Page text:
Title

THE ABJECT UNDERGROUND: PARISIAN SEWERS AND THE URBAN BODY, 1853-1877

Presenter Information

Lindsay Dick

Presentation Type

Presentation

Abstract

Georges-Eugene Haussmann’s infrastructural reformation of Paris beginning in 1853 was not only pragmatic innovation, but also ideological evolution. Contemporary understanding of disease drew in large part on existing miasmic theory, despite advances in medicine and Louis Pasteur’s germ theory. Public hygienists of the time called for management of the urban infrastructure to protect the integrity of the city corpus and the physical and moral health of the individual citizen. In a capitalist superstructure, the protection of the worker’s health is a material investment in the perpetuation of economic progress. The metaphor of Paris as body reflects the vision of capitalist bio-economics and a fear of uncontrolled waste. On the same token, the metaphor implicates the abject as a repulsive border between the symbolic surface and the repressed reality underground. Managing and repressing Paris’ “bodily functions” had psychological and social consequences that were reflected in contemporary literature, as exemplified in naturalist author and social commentator Emile Zola’s L’Assommoir (1877). Hausmann’s own writings and those of contemporary French writer Emile Zola support this dual use of metaphor, as demonstrated by parallel dissection of their texts. This research is significant for its inscription of the corporal metaphor upon the modernizing city, and demonstrates that metaphor remains useful for informing our own present urban and corporal realities.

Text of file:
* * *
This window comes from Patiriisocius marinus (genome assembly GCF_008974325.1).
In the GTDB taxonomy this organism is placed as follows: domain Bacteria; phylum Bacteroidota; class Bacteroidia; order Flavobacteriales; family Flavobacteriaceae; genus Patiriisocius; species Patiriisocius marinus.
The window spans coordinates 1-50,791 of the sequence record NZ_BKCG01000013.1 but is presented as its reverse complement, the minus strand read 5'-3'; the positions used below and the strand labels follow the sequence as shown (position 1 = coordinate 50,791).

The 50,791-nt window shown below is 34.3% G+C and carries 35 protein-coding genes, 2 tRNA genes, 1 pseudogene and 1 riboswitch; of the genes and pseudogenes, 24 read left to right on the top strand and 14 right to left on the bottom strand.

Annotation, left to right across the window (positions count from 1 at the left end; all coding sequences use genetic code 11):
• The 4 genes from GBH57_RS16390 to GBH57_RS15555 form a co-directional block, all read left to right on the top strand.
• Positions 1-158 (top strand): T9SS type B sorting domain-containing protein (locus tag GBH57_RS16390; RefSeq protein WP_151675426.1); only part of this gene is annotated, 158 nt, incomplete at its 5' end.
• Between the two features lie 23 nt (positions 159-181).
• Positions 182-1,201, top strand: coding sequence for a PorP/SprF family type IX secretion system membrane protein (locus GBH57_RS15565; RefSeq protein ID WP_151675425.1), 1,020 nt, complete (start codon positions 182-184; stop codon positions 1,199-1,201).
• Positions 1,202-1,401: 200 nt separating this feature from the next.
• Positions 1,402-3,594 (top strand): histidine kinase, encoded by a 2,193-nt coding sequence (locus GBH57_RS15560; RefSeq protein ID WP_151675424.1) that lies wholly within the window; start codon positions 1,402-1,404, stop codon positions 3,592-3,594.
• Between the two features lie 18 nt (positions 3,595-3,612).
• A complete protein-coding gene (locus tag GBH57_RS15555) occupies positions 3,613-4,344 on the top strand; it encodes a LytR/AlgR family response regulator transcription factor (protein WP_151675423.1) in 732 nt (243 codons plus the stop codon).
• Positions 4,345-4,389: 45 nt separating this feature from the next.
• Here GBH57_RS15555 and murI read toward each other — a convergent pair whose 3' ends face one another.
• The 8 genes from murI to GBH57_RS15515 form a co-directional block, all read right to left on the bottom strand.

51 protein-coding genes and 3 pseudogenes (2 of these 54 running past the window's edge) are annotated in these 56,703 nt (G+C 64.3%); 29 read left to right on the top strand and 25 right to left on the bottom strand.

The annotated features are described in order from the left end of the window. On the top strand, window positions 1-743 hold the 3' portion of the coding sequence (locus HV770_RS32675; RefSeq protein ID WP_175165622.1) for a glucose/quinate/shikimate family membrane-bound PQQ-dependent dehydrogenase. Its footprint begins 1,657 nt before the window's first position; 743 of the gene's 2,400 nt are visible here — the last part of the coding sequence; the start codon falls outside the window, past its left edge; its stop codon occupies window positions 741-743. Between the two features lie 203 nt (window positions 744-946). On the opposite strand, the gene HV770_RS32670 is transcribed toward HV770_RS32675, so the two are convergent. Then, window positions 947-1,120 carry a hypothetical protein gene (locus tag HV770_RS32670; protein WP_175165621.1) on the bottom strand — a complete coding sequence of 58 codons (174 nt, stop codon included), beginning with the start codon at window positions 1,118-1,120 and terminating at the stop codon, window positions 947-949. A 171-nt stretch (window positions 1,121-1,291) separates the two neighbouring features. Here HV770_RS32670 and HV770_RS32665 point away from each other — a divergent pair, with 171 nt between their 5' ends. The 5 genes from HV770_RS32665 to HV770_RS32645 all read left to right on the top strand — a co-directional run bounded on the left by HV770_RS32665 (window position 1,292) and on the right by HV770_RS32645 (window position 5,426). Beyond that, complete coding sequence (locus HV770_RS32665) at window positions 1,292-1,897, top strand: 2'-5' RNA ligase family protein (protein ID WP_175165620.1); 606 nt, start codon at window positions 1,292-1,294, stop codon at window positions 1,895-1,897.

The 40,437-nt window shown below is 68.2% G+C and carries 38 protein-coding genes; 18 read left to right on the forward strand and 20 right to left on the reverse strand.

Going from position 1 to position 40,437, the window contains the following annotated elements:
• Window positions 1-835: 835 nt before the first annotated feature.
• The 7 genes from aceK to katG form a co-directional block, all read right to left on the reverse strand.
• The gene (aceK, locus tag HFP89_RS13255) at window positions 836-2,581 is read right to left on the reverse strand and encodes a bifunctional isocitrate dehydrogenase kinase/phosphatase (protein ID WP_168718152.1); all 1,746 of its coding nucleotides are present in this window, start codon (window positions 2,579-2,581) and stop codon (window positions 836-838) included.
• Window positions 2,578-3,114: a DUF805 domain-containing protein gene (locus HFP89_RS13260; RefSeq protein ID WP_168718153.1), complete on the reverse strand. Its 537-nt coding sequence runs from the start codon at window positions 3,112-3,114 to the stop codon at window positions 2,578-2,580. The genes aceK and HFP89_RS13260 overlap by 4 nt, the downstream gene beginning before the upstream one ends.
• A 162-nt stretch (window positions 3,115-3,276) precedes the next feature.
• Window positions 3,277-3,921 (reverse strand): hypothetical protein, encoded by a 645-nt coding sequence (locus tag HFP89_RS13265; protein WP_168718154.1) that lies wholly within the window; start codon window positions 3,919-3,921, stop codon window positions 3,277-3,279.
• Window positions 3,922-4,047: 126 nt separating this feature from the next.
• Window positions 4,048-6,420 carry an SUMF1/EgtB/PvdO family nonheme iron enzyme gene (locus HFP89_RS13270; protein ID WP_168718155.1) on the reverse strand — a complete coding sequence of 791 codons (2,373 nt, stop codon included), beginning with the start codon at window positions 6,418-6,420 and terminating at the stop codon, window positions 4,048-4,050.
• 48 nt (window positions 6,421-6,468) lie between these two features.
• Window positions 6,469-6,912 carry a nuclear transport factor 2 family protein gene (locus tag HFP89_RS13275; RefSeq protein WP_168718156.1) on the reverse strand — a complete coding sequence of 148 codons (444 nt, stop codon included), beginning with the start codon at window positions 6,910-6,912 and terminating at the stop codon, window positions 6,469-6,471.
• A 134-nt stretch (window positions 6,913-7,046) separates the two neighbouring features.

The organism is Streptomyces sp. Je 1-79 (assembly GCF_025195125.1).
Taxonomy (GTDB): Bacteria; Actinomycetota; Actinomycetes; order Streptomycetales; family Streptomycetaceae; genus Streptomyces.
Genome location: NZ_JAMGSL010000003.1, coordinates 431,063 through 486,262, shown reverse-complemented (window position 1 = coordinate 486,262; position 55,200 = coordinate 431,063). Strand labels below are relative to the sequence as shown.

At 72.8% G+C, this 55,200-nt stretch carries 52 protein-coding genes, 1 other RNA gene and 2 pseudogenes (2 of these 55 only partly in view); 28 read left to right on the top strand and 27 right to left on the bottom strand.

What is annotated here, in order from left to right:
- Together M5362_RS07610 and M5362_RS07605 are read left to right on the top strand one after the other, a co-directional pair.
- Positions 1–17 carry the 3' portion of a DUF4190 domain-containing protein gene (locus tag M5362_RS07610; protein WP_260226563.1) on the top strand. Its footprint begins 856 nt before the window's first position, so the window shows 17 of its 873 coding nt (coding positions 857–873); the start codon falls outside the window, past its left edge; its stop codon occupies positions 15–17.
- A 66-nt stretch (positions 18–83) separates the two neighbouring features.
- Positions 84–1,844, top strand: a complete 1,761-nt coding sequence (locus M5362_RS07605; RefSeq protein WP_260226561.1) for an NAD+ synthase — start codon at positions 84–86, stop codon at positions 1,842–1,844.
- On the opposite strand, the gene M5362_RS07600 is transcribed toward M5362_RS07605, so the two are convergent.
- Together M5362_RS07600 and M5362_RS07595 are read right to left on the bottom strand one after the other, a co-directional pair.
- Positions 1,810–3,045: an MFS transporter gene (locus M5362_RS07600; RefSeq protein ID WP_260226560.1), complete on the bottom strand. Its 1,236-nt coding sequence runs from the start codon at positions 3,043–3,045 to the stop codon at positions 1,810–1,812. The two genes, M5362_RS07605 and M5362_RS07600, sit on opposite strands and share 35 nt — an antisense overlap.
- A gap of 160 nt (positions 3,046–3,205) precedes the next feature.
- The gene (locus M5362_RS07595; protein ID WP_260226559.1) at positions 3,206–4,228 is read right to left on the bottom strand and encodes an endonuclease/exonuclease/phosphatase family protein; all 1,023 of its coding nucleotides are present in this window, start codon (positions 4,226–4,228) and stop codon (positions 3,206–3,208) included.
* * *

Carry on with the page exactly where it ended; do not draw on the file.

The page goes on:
Category

Social Sciences

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Apr 15th, 2:40 PM Apr 15th, 3:00 PM

THE ABJECT UNDERGROUND: PARISIAN SEWERS AND THE URBAN BODY, 1853-1877

UC 332

Georges-Eugene Haussmann’s infrastructural reformation of Paris beginning in 1853 was not only pragmatic innovation, but also ideological evolution. Contemporary understanding of disease drew in large part on existing miasmic theory, despite advances in medicine and Louis Pasteur’s germ theory. Public hygienists of the time called for management of the urban infrastructure to protect the integrity of the city corpus and the physical and moral health of the individual citizen. In a capitalist superstructure, the protection of the worker’s health is a material investment in the perpetuation of economic progress. The metaphor of Paris as body reflects the vision of capitalist bio-economics and a fear of uncontrolled waste. On the same token, the metaphor implicates the abject as a repulsive border between the symbolic surface and the repressed reality underground. Managing and repressing Paris’ “bodily functions” had psychological and social consequences that were reflected in contemporary literature, as exemplified in naturalist author and social commentator Emile Zola’s L’Assommoir (1877). Hausmann’s own writings and those of contemporary French writer Emile Zola support this dual use of metaphor, as demonstrated by parallel dissection of their texts. This research is significant for its inscription of the corporal metaphor upon the modernizing city, and demonstrates that metaphor remains useful for informing our own present urban and corporal realities.